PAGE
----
The electrical conductivities of granites with different chemical compositions [XA = (Na2O + K2O + CaO)/SiO2 = 0.10, 0.13, 0.14, and 0.16 in weight percent] were measured at 623–1173 K and 0.5 GPa in a multi-anvil high-pressure apparatus using a Solartron-1260 Impedance/Gain Phase analyzer within a frequency range of 10−1–106 Hz. The conductivity of the granite sample with XA = 0.13 was also measured at 0.5–1.5 GPa. The results indicate that pressure has a very weak influence on the electrical conductivity in the stability field of granite, whereas increases in temperature and the value of XA produce dramatic increases in the electrical conductivity. For the granite samples with XA = 0.16 and 0.13, the activation enthalpies are 1.0 eV above 773 K and 0.5 eV below 773 K, suggesting that impurity conduction is the dominant conduction mechanism in the lower-temperature region. For the granites with XA = 0.14 and 0.10, the activation enthalpy is 1.0 eV over the whole temperature range, suggesting that only one conduction mechanism dominates the conductivity. Based on the value of activation enthalpy (~1.0 eV) and the dependence of electrical conductivity and activation enthalpy on XA at high temperatures, we propose that intrinsic conduction is the dominant conduction mechanism in all samples, and that K+, Na+, and Ca2+ in feldspar are the probable charge carriers controlling the conductivity. All conductivity data at high temperatures can be fitted to the general formula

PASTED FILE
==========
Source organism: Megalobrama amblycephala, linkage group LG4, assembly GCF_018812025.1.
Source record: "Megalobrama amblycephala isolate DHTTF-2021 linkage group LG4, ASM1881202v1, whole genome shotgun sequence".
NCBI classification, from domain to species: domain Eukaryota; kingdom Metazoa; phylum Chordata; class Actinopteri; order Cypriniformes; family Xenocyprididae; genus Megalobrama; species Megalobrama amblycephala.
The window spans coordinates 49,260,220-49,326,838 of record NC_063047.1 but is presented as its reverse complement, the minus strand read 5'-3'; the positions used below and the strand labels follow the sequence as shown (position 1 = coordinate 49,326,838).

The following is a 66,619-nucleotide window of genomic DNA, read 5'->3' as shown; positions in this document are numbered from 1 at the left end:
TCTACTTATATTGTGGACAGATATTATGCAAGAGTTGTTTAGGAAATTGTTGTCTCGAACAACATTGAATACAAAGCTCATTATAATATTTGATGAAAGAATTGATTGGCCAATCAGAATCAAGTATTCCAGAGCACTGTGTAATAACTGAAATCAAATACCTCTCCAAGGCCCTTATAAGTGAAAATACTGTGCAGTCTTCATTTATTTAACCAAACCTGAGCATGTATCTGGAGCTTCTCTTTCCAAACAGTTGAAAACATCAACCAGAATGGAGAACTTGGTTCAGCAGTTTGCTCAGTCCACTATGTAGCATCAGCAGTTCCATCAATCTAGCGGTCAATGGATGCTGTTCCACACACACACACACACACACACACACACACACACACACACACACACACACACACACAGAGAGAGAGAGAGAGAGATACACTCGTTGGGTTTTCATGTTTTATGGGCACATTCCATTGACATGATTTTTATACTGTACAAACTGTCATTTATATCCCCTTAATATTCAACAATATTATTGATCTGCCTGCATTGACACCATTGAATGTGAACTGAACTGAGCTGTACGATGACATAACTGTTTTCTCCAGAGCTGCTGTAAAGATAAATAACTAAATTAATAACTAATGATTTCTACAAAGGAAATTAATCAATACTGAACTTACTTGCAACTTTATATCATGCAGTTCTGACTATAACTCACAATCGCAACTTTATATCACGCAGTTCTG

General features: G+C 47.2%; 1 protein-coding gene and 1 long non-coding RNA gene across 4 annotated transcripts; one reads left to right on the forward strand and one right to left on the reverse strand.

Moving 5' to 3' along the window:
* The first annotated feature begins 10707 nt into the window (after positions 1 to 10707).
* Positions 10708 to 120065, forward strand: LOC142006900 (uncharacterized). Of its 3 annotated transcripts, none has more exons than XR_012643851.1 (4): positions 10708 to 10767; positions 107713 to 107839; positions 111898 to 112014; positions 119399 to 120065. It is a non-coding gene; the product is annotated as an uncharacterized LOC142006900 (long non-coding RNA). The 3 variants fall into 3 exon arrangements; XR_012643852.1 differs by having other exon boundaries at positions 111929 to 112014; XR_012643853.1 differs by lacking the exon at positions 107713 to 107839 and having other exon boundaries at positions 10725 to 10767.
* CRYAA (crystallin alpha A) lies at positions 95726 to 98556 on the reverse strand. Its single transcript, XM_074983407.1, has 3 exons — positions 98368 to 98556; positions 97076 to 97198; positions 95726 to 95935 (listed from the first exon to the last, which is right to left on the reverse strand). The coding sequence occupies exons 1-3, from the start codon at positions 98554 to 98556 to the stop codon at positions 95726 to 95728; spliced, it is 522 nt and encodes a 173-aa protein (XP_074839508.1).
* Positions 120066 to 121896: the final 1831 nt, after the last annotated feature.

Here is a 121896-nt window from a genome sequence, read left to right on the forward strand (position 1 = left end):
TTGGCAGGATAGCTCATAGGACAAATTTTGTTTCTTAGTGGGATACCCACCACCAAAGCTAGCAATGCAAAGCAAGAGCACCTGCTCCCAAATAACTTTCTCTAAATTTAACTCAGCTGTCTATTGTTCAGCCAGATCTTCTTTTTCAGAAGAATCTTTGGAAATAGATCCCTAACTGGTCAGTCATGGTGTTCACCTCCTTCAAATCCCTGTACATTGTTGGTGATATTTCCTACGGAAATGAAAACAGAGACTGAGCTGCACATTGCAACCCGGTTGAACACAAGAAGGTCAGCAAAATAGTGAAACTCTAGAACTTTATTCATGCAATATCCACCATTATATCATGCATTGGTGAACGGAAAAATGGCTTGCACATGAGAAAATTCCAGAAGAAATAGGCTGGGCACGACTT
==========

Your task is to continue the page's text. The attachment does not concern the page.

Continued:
where σ0 is the pre-exponential factor; α, β, and γ are constants; ΔH0 is the activation enthalpy at very small values of XA; k is the Boltzmann constant; and T is the temperature. The present results suggest that the granite with various chemical compositions is unable to account for the high conductivity anomalies under stable mid- to lower-crust and southern Tibet.

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